• avatar

    Can someone explain to me where the problem arises? The more risk, the higher the interest rate to cover the risk. In the long run, if there are X defaults on the loan, shouldn’t the higher interest rates cover the risk?

    The idea that high returns come from high risk is something I remember even from high school economics. Where do sub-prime loans become dangerous?

    • 0 avatar

      The loans are dangerous because the higher interest rate will likely never cover the cost of the loan, if borrowers default. What happens is that artificial demand (artificial because it was a creation of the sub-prime market which would never have materialized in the first place in an unfettered economy, that is, an economy where sound banking is the rule) creates a stimulus for increased production (meaning more workers working to produce widgets-in this case cars) in order to satiate the aforementioned artificial demand. It is a cycle. But it is a cycle that cannot continue indefinitely.

      Once borrowers begin to default en masse, banks are strapped with loans that usually exceed the value of the collateral upon which the loan was based (this is especially true with cars, or student loans). If banks then mark to market (that is, devalue the collateral to the now existing market rate) then there is the risk of bank insolvency, especially if the bank has a large percentage of its outstanding loans in a particular defaulted commodity.

      Next, due to multiple defaults, demand for the item drops because existing supply has thoroughly saturated the market, causing commodity prices to drop, and also causing whatever factories that are producing the item to hold excess inventory. This typically results in layoffs, creating even less demand than hitherto.

      You are right, if we are talking about one or two people within the context of a larger community, it is not a big problem. If it is a sizable portion of the population and economy, it is another story altogether.

      We just went through this in the housing market. Next will be student loans, then maybe cars, who knows? The only action a government has to combat this situation (other than getting real, which governments never do) is to “push the can down the road” by infusing dollars into banks in order to keep them from failing should they mark down their toxic (worthless) assets. Some people say it will necessarily come to an end, perhaps sooner than later. Others think, “Brazil, the country of the future, and always will be.”

  • avatar

    There is a lease turn in and repo lot near my house. Their very large parking lot is at least two-thirds full week after week with cars, trucks, and even some RVs and boats. And most of the vehicles don’t look like lease turn ins either.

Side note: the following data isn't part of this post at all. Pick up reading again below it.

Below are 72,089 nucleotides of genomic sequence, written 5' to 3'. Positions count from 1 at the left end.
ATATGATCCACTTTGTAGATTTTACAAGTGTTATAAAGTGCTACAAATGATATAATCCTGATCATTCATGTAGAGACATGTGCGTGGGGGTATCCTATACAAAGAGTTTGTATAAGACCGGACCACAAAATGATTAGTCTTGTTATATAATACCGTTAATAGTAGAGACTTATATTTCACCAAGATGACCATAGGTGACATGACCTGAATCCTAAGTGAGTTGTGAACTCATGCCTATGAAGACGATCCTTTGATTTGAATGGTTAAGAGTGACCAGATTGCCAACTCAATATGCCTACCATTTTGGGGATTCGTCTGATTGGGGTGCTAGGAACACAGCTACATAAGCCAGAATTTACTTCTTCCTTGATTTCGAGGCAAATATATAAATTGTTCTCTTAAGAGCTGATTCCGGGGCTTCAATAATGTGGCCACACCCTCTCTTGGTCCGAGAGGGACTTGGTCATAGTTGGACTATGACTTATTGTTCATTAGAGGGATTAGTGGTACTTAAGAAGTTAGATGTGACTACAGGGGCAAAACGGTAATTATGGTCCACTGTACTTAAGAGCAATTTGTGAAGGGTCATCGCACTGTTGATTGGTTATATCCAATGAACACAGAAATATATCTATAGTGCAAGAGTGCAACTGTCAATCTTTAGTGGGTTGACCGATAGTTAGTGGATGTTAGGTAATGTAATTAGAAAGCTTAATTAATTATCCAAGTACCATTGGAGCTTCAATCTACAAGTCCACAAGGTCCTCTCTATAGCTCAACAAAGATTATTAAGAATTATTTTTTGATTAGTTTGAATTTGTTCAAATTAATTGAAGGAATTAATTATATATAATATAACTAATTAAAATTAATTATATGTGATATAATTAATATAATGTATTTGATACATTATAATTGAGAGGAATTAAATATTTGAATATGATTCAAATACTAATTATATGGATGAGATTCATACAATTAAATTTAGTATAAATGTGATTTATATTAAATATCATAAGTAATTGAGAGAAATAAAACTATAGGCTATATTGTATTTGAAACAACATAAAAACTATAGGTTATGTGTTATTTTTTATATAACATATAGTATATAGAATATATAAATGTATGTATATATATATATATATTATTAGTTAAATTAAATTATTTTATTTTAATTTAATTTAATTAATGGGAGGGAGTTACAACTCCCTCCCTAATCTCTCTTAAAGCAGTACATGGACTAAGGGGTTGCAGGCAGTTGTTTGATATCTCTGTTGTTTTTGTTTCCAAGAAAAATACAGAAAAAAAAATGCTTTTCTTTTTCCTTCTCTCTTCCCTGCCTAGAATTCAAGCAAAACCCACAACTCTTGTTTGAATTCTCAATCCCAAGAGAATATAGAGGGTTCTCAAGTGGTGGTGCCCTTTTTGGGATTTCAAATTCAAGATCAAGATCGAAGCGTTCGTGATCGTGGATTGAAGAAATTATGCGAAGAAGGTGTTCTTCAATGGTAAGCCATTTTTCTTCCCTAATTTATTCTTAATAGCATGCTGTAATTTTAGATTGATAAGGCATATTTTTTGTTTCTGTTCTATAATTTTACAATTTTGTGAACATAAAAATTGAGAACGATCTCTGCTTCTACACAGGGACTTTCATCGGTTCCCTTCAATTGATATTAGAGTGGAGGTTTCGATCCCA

I personally keep an eye on the Jeeps as I drive by. Some sweet ones have been in there, and one I noted recently that looked like all of it’s after market modifications had been stripped. It was sitting on small tires without even the soft top. Poor thing…

  • avatar

    Seven year subprime auto loans? What might be their default rate during the next recession? Nobody knows. I don’t think the Fed wants a lot of them floating around out there.

    • 0 avatar

      There’s one fella on here who advocates that these subprime loans should be well-underwritten. No matter how well they are underwritten, there’ll be major defaults during the next recession.

      Anyone can lose their job — even federal civil servants. Yeah, I know a couple of them who got canned because of the sequester. If the funding runs out and you don’t have career status, you can get canned.

      What makes it worse is when the lenders take these subprime auto loans, bundle them and then sell them off to willing international “investors” for a percentage like they did during the recent housing/mortgage collapse. We should all remember how that turned out in 2008.

      Even Obama in his liberal ways would not wish that upon anyone who follows him. All these so-called new “safeguards” to keep Bush’s Great Recession from ever happening again are not going to keep us from having future recessions. That’s just the nature of our economic beast, ups and downs, ups and downs.

      • 0 avatar
        sunridge place

        You’ve come a long way in a week.

        Last week it was Clinton’s fault. Now, its exotic bundling from Wall Street that caused the problem which didn’t start going crazy until the 2000’s. You are taking some solid steps forward in your thinking. When you can handle learning about credit default swaps, you’ll know why the home loan crisis differs from subprime auto lending.